How interesting are words that have double meanings, both appropriate at the same time. Such is the case with spiritual practice, which after all is nothing if not “practice” for being human.
The problem arises – and with it, the need for practice – when we forget who and what we already are. When we fall into the endless traps of human doing and false being and forget our human being.
As with any sport or art, “practice makes perfect.” In reality, there is rarely if ever an occasion of actual perfection, that ideal being reserved for the mathematicians in eternal search for “the perfect circle” or “the number for pi.” Likewise, there is not perfection in store for us even if we practice forever; but practicing does bring us closer to what we imagine is our purest essence.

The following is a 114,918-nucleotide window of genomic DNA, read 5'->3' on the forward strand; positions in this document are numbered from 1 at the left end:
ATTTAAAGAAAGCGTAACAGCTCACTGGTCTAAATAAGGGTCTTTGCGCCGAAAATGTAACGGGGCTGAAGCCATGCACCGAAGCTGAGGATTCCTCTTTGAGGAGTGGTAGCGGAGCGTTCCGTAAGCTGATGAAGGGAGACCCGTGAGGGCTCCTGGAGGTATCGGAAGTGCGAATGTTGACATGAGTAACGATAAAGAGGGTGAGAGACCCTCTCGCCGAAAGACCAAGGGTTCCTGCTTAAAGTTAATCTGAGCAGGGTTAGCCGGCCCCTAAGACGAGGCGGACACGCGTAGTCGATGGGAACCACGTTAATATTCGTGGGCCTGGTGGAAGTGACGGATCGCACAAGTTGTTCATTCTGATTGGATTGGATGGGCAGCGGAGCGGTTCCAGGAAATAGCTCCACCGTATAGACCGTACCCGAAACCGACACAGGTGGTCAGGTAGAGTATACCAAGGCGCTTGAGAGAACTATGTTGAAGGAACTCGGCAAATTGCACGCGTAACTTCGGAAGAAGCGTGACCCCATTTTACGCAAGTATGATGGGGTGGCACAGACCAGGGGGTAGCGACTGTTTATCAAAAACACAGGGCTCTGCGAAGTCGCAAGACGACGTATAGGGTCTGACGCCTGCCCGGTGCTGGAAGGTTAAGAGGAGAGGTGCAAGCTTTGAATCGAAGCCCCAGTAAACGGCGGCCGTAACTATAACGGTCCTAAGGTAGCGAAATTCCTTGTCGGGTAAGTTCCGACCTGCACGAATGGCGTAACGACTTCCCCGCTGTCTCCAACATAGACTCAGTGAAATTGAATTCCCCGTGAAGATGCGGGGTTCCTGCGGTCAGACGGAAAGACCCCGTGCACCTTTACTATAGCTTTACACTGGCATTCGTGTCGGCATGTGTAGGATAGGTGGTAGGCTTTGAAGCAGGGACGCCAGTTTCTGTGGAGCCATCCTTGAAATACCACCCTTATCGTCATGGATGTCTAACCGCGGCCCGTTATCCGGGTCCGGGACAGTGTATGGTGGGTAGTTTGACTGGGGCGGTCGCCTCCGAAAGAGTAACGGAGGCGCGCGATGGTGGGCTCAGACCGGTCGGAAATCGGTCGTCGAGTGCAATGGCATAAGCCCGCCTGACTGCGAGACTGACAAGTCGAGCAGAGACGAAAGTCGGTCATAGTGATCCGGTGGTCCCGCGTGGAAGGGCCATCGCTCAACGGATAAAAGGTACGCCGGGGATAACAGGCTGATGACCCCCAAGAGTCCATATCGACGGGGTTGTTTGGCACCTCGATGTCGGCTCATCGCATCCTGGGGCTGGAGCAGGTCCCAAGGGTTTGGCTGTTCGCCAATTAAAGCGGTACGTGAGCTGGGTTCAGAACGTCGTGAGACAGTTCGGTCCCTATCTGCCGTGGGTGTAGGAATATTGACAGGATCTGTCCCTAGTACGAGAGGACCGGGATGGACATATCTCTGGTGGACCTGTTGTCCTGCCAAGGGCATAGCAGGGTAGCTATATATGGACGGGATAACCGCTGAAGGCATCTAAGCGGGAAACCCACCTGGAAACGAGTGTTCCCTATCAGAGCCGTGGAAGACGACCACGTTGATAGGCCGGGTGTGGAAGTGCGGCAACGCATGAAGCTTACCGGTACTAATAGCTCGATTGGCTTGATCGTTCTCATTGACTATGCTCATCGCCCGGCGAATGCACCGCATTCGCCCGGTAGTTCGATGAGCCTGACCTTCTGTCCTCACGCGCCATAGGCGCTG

Mediatation is practice for authentic human being, because it allows to fall away all that is not authentic. In the practice space, we are forgiven lapses of attention, stray thoughts, mental preoccupations, insinuations of the pesky ego.
Fine, let’s hear from all those contending stakeholders for our identity, because in a moment, of the next breath, they will be banished, irrelevant to our upcoming, indwelling destiny.
So we arise from the cushion, our time up at last. Was it enough? Are we enlightened, awakened yet?
Not quite. Only a little closer. When the challenges to tranquility arise now as they will, we are more familiar with their claims to our attention. We are more skillful in letting them fall aside.
We are not now, or ever perfect, but we are practiced in letting our simple human being shine forth. So more and more, as practice hones our recognition and our resilience, that purity will abide… through all the traffic and conflict, the pulls and pushes of our time and care, our dreams and desires. That silent essence will abide.